One City analyst is reported to have said:’If the US was on the brink of recession, and may have avoided it before, now they will not avoid it.’
In America, analysts and brokers are said to be preparing for the worst and economists have said they expect the Federal Reserve to cut interest rates to help the world economy recover from the terrorist attacks.
Carl Weinberg, chief economist at High Frequency Economics, said people should expect ‘a lot of volatility in the financial markets over these next few days and weeks as events unfold.’
The financial impact of the attack, which destroyed the World Trade Centre , as well as part of the Pentagon, killing an untold number of people, has been compared to the Gulf War, which plunged the US into an economic recession in 1990.
Some of the US’s biggest financial services companies had personnel in the WTC and adjacent buildings. Morgan Stanley Dean Witter said its key focus was on accounting for 3,500 of its employees that worked in the building. Credit Suisse First Boston said it had 1,000 people in a building next to the WTC. Government bonds broker Cantor Fitzgerald has the same number working at its headquarters in the building.
Merrill Lynch, JP Morgan, Lehman Brothers and Oppenheimer funds also had staff in the vicinity of the disaster.
In London banks and financial institutions have returned to normal business. Operations At UBS Warburg, which houses the world’s biggest trading floor, have resumed as usual although things are expected to be quiet. Only the Bank of America has closed its doors.
In Europe today markets recovered some ground, with London, Paris and Frankfurt all up by almost 2% in quiet trading, still far below opening levels before the disaster struck.
The biggest gainers have been oil stocks and gold shares. The price of gold has risen by almost $20 to $290, while oil climbed by $3,60 to $31.05 a barrel after the attack, up by more than 13%. Travel companies, airlines and insurance companies are expected to suffer heavy falls in their stock prices.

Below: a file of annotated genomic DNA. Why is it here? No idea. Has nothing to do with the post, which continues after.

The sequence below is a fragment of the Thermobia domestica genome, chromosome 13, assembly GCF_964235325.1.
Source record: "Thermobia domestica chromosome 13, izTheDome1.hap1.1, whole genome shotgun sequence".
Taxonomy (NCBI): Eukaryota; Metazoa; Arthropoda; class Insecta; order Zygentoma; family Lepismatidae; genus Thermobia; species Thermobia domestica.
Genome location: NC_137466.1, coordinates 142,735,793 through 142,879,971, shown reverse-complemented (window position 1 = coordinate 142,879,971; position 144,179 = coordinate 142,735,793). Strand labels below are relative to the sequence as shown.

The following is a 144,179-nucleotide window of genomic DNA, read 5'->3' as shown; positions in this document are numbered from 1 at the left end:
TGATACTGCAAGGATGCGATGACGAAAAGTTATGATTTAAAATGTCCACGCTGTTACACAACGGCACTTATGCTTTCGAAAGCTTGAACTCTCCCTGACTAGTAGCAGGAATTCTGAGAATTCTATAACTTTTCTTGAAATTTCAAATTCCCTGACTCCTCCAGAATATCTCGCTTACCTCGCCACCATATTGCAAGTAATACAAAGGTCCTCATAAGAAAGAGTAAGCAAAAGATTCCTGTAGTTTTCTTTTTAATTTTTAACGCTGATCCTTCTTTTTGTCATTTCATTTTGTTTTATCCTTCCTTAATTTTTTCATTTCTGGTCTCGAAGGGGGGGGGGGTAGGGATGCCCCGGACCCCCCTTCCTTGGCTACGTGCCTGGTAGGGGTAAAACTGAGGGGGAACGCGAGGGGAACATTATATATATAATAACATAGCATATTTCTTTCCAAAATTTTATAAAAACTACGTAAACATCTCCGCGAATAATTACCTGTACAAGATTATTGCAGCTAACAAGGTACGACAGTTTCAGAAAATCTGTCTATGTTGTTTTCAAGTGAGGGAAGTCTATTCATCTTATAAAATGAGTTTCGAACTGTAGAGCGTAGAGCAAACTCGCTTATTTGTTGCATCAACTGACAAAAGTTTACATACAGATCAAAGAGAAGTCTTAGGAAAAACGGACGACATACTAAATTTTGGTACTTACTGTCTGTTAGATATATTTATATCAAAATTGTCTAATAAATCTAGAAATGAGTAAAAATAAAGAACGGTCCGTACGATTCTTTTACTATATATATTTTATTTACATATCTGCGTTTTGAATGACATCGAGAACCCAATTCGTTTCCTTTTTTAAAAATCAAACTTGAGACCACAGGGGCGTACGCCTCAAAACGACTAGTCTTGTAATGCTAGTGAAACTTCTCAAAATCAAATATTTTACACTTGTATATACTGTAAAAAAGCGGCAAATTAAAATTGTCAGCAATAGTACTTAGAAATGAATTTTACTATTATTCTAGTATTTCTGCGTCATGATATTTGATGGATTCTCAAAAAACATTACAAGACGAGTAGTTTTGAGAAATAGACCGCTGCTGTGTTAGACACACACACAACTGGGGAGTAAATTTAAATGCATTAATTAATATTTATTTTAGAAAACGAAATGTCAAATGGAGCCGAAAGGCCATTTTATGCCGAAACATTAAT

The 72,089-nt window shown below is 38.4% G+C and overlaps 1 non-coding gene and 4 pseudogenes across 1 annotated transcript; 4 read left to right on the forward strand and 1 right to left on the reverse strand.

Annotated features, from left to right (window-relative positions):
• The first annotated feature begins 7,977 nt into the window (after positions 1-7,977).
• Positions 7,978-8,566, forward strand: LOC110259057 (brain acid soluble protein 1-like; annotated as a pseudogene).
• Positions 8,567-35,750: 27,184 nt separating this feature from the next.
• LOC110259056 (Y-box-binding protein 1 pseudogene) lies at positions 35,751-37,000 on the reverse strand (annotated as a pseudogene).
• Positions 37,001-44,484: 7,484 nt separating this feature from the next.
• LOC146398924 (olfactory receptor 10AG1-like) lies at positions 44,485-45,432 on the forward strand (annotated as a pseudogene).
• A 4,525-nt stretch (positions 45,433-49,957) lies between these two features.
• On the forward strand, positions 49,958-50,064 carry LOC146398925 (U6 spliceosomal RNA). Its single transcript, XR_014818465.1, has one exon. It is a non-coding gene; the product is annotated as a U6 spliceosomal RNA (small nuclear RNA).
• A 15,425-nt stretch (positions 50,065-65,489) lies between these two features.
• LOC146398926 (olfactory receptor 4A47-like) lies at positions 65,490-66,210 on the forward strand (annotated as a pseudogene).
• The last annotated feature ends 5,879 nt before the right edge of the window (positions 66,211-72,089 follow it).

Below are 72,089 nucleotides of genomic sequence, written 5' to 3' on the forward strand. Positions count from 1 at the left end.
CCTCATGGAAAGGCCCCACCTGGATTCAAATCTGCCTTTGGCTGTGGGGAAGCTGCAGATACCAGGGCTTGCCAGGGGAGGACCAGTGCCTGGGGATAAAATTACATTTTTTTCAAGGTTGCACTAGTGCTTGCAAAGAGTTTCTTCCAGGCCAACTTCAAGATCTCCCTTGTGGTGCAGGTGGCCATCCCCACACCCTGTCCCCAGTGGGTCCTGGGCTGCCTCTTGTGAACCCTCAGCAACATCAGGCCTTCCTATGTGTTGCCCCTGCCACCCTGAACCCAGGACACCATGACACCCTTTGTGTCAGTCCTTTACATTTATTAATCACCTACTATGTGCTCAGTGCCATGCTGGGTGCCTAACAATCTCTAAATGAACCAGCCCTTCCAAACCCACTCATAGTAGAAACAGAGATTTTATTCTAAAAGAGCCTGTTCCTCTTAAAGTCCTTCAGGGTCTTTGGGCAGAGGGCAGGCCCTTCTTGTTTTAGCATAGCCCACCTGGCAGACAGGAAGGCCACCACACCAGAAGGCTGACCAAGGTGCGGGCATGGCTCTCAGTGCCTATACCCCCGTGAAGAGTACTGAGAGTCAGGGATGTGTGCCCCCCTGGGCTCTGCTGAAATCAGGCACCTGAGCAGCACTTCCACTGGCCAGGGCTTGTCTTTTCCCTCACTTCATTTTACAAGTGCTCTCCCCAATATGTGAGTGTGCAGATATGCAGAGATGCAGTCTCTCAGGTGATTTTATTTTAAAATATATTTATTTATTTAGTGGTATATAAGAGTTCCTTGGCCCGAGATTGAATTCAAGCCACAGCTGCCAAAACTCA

Yesterday the FTSE-100 fell by almost 6%, the biggest fall since Black Monday of 1987 as the index lost £70bn of its value. Paris?s benchmark index, the CAC 40 lost more than 7% of is value and the DAX tumbled by 8.5%
In Asia stock markets tumbled heavily, with the Nikkei falling more than 6% to a 17-year low, while the Hang Seng in Hong Kong lost almost a tenth of its value plummeting by 9%.
American markets remain closed for today at least, although reports from across the Atlantic said that financial institutions including banks would remain operational.
In Brighton the Trade Union Congress has been adjourned.
An emergency session of parliament has been scheduled for sometime this week. The last time such a meeting was scheduled was in 1990 after Iraq invaded Kuwait to spark off the Gulf War.
The second largest improvement in ‘significant’ levels of financial distress since the EU Referendum was in professional services, found research from Begbies Traynor
Just one half of UK practices have implemented a pricing structure around auto enrolment implementation and advice - with many suffering increased costs
Deloitte's north-west Europe foray; BDO, Smith & Williamson investment paths; Shelley Stock Hutter; and Wilkins Kennedy discussed by editor Kevin Reed on our Friday Afternoon Live broadcast
Accountants should alter their perspective on auto-enrolment to maximise business opportunities, according to Eric Clapton.